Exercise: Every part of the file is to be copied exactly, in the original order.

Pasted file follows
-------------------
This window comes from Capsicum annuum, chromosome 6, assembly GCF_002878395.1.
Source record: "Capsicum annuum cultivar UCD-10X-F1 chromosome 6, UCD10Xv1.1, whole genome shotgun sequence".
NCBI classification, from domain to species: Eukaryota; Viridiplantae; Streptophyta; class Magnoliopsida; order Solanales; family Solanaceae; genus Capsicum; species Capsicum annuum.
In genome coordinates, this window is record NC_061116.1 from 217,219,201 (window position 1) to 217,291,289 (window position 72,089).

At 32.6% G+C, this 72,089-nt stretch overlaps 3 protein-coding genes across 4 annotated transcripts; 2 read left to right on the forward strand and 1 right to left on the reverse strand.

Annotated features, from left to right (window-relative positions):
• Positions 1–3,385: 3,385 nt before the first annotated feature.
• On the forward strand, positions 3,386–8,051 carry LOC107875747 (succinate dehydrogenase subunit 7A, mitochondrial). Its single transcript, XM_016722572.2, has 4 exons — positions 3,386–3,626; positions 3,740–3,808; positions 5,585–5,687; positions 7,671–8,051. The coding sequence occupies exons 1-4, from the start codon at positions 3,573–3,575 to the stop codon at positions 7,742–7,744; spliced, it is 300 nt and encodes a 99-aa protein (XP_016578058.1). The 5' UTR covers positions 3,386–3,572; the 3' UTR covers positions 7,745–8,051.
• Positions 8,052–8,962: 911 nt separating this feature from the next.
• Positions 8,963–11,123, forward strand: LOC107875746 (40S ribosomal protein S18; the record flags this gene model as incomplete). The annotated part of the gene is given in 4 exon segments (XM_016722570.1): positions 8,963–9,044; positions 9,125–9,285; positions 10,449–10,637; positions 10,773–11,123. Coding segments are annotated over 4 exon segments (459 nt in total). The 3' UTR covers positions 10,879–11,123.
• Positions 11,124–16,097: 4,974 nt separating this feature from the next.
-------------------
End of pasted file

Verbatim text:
This window comes from Capsicum annuum, chromosome 6, assembly GCF_002878395.1.
Source record: "Capsicum annuum cultivar UCD-10X-F1 chromosome 6, UCD10Xv1.1, whole genome shotgun sequence".
NCBI classification, from domain to species: Eukaryota; Viridiplantae; Streptophyta; class Magnoliopsida; order Solanales; family Solanaceae; genus Capsicum; species Capsicum annuum.
In genome coordinates, this window is record NC_061116.1 from 217,219,201 (window position 1) to 217,291,289 (window position 72,089).

At 32.6% G+C, this 72,089-nt stretch overlaps 3 protein-coding genes across 4 annotated transcripts; 2 read left to right on the forward strand and 1 right to left on the reverse strand.

Annotated features, from left to right (window-relative positions):
• Positions 1–3,385: 3,385 nt before the first annotated feature.
• On the forward strand, positions 3,386–8,051 carry LOC107875747 (succinate dehydrogenase subunit 7A, mitochondrial). Its single transcript, XM_016722572.2, has 4 exons — positions 3,386–3,626; positions 3,740–3,808; positions 5,585–5,687; positions 7,671–8,051. The coding sequence occupies exons 1-4, from the start codon at positions 3,573–3,575 to the stop codon at positions 7,742–7,744; spliced, it is 300 nt and encodes a 99-aa protein (XP_016578058.1). The 5' UTR covers positions 3,386–3,572; the 3' UTR covers positions 7,745–8,051.
• Positions 8,052–8,962: 911 nt separating this feature from the next.
• Positions 8,963–11,123, forward strand: LOC107875746 (40S ribosomal protein S18; the record flags this gene model as incomplete). The annotated part of the gene is given in 4 exon segments (XM_016722570.1): positions 8,963–9,044; positions 9,125–9,285; positions 10,449–10,637; positions 10,773–11,123. Coding segments are annotated over 4 exon segments (459 nt in total). The 3' UTR covers positions 10,879–11,123.
• Positions 11,124–16,097: 4,974 nt separating this feature from the next.